2. Brian says:

              No, it’s not. It’s just a strange (to me) way of replying – raising one’s hand to signify “not me!”

        2. See Through says:

          These people are just wearing musk-ogles. Toyota poor quality? Toyota and Honda have best relase values due to high quality.

          How about Edmund’s not recommending their nightmare Tesla car due to frequent service station visits, and multiple drive train failures?

  7. Bloggin says:

    In two or three years the GigaFactory should be up and running and ready to supply battery packs to any automaker at high volumes. So Tesla should have ‘significant’ deals with quite a few auto manufacturers that are lining up now.

  8. Surya says:

    I’m not against this of course but I still wonder why Toyota, with years of experience with battery and electric drive train technology, would need Tesla to make an EV.

    1. Josh says:

      Hybrid drivetrain and BEV drivetrain are very different. As long as Toyota is only making a niche or compliance vehicle, it doesn’t make financial sense for them to commit the resources to it.

      1. Surya says:

        Sure, but since this is supposedly for a higher volume car, I don’t see why they wouldn’t do it themselves. Hybrid cars may be different from BEVs, but they also have a lot in common. I’m sure the Toyota engineers are smart enough to figure it out.

    2. JakeY says:

      They have years of experience with *hybrid* batteries, specifically the NIMH kind. These don’t have enough energy density to be relevant to modern EVs (esp. the long range ones).

      It’s pretty clear they are very weak on their lithium-ion battery sourcing. I remember interviews with Toyota execs when the Leaf came out (and the talk was about the relatively low $375/kWh pack price). They said BEVs were impossible to make profitably because the batteries they were sourcing (primarily for the Plug-in Prius) costs well over $1000/kWh. That shows how far behind they are in EV battery tech even versus Nissan.

      1. Surya says:

        It is well know which battery manufacturers offer what batteries at what prices. I’m sure SDI would be more than happy to work with Toyota on making EVs. So would Panasonic. Or most other battery manufacturers. The fact that Toyota hasn’t done it yet has nothing to do with their ability, everything with their motivation – or complete lack thereof.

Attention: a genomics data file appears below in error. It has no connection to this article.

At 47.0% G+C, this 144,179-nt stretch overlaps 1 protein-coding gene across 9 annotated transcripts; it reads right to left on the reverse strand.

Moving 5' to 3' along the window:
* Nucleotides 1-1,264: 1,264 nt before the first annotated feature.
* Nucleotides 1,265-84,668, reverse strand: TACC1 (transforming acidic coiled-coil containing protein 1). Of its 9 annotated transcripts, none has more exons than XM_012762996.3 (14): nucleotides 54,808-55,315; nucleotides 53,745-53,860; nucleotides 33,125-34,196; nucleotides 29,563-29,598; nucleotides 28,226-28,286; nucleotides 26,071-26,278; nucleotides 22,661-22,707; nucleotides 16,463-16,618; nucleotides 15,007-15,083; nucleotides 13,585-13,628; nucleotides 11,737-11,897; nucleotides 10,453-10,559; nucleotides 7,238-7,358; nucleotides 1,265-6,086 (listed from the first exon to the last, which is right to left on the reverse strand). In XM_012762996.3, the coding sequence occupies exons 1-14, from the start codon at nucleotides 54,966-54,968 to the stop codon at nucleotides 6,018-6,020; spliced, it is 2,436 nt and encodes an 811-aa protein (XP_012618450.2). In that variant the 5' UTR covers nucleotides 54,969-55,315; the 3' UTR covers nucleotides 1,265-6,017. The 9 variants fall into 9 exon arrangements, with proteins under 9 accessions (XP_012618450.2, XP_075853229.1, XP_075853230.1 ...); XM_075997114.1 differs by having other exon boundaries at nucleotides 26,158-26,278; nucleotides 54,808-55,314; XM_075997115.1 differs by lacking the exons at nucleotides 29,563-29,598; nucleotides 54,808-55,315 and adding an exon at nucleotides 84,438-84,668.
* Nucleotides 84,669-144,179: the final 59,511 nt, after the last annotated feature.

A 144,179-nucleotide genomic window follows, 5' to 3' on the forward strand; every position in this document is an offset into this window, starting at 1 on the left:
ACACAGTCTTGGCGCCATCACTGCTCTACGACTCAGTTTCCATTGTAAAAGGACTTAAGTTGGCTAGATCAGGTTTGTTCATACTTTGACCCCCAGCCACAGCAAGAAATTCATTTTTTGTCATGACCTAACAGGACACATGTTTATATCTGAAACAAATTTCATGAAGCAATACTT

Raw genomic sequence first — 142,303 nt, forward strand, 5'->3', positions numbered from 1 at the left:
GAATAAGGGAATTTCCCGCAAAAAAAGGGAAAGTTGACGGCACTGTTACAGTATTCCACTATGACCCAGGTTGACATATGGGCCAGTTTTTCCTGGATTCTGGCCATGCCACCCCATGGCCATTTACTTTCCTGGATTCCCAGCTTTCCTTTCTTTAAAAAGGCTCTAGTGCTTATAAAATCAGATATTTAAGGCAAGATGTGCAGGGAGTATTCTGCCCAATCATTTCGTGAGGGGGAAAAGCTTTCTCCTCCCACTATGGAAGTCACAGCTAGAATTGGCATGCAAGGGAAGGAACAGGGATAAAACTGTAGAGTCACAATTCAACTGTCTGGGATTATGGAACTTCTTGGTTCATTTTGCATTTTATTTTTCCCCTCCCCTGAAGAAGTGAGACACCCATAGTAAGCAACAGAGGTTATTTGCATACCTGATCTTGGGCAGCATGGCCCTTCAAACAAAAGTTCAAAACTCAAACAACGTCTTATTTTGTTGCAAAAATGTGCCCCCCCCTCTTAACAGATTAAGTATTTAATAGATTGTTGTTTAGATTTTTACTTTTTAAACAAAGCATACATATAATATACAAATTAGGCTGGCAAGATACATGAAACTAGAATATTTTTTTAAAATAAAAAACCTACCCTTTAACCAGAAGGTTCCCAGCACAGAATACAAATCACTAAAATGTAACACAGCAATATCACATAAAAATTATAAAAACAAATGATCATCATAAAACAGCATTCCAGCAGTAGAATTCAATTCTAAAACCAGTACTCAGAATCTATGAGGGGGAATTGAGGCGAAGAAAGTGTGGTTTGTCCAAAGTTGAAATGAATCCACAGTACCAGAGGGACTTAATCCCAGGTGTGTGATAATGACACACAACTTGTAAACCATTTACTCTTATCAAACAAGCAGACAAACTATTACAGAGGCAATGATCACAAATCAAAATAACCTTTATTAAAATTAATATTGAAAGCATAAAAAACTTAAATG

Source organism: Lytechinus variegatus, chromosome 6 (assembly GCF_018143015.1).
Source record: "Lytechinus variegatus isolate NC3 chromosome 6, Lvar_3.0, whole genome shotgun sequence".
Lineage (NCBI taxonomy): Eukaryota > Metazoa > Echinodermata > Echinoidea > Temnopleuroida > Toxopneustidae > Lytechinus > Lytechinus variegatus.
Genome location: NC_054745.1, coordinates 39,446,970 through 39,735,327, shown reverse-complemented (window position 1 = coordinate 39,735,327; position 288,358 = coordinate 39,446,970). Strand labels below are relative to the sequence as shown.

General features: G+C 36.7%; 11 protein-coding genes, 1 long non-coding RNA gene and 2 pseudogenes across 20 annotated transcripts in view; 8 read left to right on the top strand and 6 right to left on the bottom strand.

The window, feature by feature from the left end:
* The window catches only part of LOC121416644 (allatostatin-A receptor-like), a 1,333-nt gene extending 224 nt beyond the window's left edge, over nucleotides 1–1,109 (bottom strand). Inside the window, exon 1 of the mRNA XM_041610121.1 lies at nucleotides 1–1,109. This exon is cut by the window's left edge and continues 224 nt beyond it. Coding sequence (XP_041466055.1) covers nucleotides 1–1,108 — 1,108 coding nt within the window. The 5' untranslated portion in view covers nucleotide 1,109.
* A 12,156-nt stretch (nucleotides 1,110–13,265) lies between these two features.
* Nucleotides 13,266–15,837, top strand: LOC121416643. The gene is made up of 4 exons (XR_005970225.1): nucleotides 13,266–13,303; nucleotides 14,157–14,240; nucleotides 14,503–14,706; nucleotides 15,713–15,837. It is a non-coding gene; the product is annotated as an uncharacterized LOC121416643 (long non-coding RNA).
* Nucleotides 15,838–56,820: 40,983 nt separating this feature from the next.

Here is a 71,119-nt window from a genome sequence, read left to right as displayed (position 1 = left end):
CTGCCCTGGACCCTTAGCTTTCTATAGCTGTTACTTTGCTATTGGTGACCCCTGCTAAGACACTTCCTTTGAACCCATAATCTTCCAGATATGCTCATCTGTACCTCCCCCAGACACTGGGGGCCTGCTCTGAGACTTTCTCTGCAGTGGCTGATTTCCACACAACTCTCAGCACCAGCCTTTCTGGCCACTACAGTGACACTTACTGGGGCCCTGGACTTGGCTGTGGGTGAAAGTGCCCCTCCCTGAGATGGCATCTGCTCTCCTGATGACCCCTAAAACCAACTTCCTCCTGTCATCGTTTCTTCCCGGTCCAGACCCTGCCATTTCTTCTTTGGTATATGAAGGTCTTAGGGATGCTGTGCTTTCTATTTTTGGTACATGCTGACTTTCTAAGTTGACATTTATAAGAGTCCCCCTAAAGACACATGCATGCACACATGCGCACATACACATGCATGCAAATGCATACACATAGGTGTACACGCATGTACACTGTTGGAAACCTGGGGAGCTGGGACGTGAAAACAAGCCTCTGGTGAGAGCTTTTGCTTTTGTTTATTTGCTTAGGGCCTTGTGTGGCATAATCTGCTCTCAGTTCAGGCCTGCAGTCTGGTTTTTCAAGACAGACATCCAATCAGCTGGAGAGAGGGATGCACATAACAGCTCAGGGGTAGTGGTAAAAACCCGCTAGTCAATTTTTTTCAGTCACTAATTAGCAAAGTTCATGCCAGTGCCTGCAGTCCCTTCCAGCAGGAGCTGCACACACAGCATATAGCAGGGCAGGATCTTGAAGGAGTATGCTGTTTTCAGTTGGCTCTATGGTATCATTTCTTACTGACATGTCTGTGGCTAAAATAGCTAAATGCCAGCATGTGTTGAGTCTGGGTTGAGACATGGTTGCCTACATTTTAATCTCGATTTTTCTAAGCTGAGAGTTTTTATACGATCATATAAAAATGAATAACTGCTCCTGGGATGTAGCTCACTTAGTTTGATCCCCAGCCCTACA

1. JakeY says:

          Perhaps things will work out by looking for suppliers (of which Tesla will be one), but that’s a different point from what I’m responding to, which is that they DON’T have the relevant experience in the BEV battery field, even though they have it in the hybrid and PHEV field.

          And expecting cell suppliers to come in with cells (or packs) that will be competitive in price versus a vertically integrated company (like Nissan and soon Tesla) is not necessarily a good one to make. After all, Toyota previously paid 3x as much as Nissan for batteries. Also, given the scale of the Gigafactory, there’s a good possibility that what Tesla supplies would be less expensive than Toyota sourcing their cells themselves and making their own packs.

  9. Taser54 says:

    After Tesla’s acerbic comments about Toyota engineers, I doubt that they will do business again without an apology from Musk.

  10. Photo with caption: “Tesla’s Influence Can Clearly Be Seen In The Toyota RAV4 EV” – that’s the prototype! The production model has no such reference to Tesla. All references were removed, it just says Toyota everywhere.

  11. DaveMart says:

    Dear Elon:

    It always hurts when you are dumped in favour of someone new, and we can all sympathise with your pain.

    However it really is time that you moved on, as Toyota is very happy with its new partner, BMW, and they have SO much to offer each other!

    BMW has that snazzy carbon fibre technology, which Toyota really fancies, as it will enable a lighter car than you ever could!

    For the other part of the bargain, BMW likes Toyota’s fuel cell technology a lot and it looks good for their future together!

    Their baby i3 is very much looking forward to having a fuel cell from auntie Toyota.

    Unfortunately the battery world has moved on a bit from your cute idea of putting together 18650 cells, with prismatic and pouch formats getting the right energy density.

    They still look good with your bell bottom trousers though!

    Do try to move on!
    Toyota has, and isn’t coming back.